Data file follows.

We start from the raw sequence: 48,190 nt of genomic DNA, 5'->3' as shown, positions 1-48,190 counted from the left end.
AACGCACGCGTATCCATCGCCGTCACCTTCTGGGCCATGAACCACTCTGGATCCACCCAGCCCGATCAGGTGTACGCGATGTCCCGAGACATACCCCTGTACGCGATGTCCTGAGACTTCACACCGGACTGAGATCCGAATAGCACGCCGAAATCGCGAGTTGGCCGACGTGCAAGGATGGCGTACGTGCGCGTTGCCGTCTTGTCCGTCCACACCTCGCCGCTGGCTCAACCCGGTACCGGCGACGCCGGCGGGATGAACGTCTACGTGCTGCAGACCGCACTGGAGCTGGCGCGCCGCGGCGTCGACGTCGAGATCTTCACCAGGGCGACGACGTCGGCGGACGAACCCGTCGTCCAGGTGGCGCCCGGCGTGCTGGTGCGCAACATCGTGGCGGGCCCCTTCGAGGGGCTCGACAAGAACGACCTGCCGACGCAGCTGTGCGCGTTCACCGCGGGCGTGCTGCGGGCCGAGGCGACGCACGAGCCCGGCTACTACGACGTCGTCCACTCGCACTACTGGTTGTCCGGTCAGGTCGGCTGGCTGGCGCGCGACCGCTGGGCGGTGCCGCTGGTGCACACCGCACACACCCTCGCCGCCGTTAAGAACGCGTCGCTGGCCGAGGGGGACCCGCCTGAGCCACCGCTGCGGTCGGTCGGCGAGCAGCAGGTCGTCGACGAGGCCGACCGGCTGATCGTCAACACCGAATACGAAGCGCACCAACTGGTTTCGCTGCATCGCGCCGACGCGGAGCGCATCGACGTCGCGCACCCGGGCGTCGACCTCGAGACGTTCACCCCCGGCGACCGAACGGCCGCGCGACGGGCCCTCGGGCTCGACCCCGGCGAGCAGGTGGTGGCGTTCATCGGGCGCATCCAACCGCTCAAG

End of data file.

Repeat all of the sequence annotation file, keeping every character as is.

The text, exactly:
We start from the raw sequence: 48,190 nt of genomic DNA, 5'->3' as shown, positions 1-48,190 counted from the left end.
AACGCACGCGTATCCATCGCCGTCACCTTCTGGGCCATGAACCACTCTGGATCCACCCAGCCCGATCAGGTGTACGCGATGTCCCGAGACATACCCCTGTACGCGATGTCCTGAGACTTCACACCGGACTGAGATCCGAATAGCACGCCGAAATCGCGAGTTGGCCGACGTGCAAGGATGGCGTACGTGCGCGTTGCCGTCTTGTCCGTCCACACCTCGCCGCTGGCTCAACCCGGTACCGGCGACGCCGGCGGGATGAACGTCTACGTGCTGCAGACCGCACTGGAGCTGGCGCGCCGCGGCGTCGACGTCGAGATCTTCACCAGGGCGACGACGTCGGCGGACGAACCCGTCGTCCAGGTGGCGCCCGGCGTGCTGGTGCGCAACATCGTGGCGGGCCCCTTCGAGGGGCTCGACAAGAACGACCTGCCGACGCAGCTGTGCGCGTTCACCGCGGGCGTGCTGCGGGCCGAGGCGACGCACGAGCCCGGCTACTACGACGTCGTCCACTCGCACTACTGGTTGTCCGGTCAGGTCGGCTGGCTGGCGCGCGACCGCTGGGCGGTGCCGCTGGTGCACACCGCACACACCCTCGCCGCCGTTAAGAACGCGTCGCTGGCCGAGGGGGACCCGCCTGAGCCACCGCTGCGGTCGGTCGGCGAGCAGCAGGTCGTCGACGAGGCCGACCGGCTGATCGTCAACACCGAATACGAAGCGCACCAACTGGTTTCGCTGCATCGCGCCGACGCGGAGCGCATCGACGTCGCGCACCCGGGCGTCGACCTCGAGACGTTCACCCCCGGCGACCGAACGGCCGCGCGACGGGCCCTCGGGCTCGACCCCGGCGAGCAGGTGGTGGCGTTCATCGGGCGCATCCAACCGCTCAAG